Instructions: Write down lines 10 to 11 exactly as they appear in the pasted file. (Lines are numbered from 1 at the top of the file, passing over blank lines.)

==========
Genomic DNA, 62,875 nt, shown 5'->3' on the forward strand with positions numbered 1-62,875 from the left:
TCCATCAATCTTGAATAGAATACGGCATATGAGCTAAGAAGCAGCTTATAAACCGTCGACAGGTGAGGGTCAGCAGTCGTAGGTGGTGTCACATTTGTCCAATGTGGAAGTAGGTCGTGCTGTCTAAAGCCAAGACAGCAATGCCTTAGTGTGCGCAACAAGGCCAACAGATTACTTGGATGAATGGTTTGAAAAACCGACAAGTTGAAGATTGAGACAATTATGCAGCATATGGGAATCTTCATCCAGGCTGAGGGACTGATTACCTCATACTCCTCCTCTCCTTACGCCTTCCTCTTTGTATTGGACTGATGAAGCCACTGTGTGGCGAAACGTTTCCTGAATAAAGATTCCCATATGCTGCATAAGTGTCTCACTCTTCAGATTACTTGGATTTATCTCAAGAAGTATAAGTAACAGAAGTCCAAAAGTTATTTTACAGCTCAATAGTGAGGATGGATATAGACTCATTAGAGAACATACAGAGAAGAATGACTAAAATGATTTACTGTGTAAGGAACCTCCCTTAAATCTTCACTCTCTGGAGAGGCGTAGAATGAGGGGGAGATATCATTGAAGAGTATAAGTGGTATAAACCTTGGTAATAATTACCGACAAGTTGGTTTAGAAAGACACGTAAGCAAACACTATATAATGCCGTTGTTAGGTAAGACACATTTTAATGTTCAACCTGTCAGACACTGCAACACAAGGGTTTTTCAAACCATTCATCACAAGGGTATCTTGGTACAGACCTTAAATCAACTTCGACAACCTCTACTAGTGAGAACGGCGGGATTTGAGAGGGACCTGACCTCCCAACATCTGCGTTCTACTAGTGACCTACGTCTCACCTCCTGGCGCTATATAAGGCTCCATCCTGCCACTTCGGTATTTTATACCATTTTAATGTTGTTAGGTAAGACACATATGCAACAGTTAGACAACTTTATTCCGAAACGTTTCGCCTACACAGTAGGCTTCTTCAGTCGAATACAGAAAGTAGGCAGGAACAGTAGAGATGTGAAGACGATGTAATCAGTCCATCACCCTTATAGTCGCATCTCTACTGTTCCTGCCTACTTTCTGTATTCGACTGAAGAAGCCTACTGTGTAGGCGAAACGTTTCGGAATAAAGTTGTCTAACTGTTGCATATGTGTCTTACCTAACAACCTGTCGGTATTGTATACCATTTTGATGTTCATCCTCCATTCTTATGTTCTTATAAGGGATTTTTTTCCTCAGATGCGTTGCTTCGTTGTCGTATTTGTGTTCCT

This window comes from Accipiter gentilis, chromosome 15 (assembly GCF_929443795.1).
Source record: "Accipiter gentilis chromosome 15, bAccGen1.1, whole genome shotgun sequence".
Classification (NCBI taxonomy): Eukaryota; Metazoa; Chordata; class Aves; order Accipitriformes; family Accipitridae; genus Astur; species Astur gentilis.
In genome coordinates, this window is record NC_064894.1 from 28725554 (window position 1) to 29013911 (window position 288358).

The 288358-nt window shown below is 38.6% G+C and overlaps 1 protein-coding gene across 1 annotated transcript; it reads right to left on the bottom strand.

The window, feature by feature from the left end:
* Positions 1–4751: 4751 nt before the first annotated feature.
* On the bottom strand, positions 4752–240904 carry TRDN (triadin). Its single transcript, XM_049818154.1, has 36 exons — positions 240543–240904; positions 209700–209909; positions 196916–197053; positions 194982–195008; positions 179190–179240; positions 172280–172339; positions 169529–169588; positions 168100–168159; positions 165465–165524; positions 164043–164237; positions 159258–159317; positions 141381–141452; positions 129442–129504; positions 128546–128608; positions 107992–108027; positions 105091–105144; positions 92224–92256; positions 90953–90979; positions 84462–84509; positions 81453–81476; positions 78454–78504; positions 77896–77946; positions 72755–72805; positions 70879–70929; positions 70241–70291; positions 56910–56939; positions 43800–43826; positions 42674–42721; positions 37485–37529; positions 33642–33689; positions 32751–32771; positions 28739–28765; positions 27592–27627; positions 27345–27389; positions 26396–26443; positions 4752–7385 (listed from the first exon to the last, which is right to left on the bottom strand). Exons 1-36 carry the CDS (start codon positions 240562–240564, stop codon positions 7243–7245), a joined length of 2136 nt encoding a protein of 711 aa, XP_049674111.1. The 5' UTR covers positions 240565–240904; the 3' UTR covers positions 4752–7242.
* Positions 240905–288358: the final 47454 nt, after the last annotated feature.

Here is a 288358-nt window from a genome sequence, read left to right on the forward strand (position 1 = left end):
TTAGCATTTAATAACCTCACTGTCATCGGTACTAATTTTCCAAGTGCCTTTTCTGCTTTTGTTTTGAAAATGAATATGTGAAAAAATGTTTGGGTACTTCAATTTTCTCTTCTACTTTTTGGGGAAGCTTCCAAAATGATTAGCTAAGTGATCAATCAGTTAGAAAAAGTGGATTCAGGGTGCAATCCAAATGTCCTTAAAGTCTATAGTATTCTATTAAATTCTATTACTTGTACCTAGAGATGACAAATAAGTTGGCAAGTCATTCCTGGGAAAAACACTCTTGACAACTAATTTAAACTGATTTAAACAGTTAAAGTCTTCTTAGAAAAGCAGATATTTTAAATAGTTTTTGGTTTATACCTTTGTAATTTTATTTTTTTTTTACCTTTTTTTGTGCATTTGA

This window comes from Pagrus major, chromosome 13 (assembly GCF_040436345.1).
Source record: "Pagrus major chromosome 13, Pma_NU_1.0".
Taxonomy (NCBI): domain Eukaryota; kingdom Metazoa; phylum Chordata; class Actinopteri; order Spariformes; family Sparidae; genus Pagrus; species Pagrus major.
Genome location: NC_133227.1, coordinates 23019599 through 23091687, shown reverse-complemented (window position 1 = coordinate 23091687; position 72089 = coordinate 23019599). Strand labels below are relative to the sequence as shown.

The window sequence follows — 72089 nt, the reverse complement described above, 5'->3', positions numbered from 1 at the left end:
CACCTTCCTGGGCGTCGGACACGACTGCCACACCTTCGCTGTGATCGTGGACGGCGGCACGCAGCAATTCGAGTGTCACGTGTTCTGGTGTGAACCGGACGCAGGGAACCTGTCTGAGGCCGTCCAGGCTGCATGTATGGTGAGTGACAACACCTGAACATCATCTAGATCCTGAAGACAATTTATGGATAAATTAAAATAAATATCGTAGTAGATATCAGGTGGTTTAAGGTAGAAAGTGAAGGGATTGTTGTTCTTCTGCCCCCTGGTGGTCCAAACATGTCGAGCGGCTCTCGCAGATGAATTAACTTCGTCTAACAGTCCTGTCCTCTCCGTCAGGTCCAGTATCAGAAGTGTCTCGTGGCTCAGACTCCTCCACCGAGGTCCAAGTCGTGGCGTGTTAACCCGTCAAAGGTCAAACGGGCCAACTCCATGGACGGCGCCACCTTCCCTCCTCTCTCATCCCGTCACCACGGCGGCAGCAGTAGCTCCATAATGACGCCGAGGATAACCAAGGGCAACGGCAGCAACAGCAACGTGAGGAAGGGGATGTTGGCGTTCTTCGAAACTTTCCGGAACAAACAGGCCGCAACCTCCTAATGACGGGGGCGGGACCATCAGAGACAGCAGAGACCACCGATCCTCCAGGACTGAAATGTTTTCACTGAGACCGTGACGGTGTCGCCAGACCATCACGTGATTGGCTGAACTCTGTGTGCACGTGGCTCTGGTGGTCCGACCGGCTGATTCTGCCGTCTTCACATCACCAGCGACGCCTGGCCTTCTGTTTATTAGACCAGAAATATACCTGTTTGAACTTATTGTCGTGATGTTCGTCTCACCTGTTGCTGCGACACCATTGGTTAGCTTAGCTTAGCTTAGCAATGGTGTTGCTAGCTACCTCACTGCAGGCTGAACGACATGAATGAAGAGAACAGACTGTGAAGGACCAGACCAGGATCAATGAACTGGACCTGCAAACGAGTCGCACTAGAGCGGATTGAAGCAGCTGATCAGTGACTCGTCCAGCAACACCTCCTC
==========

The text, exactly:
* On the bottom strand, positions 4752–240904 carry TRDN (triadin). Its single transcript, XM_049818154.1, has 36 exons — positions 240543–240904; positions 209700–209909; positions 196916–197053; positions 194982–195008; positions 179190–179240; positions 172280–172339; positions 169529–169588; positions 168100–168159; positions 165465–165524; positions 164043–164237; positions 159258–159317; positions 141381–141452; positions 129442–129504; positions 128546–128608; positions 107992–108027; positions 105091–105144; positions 92224–92256; positions 90953–90979; positions 84462–84509; positions 81453–81476; positions 78454–78504; positions 77896–77946; positions 72755–72805; positions 70879–70929; positions 70241–70291; positions 56910–56939; positions 43800–43826; positions 42674–42721; positions 37485–37529; positions 33642–33689; positions 32751–32771; positions 28739–28765; positions 27592–27627; positions 27345–27389; positions 26396–26443; positions 4752–7385 (listed from the first exon to the last, which is right to left on the bottom strand). Exons 1-36 carry the CDS (start codon positions 240562–240564, stop codon positions 7243–7245), a joined length of 2136 nt encoding a protein of 711 aa, XP_049674111.1. The 5' UTR covers positions 240565–240904; the 3' UTR covers positions 4752–7242.
* Positions 240905–288358: the final 47454 nt, after the last annotated feature.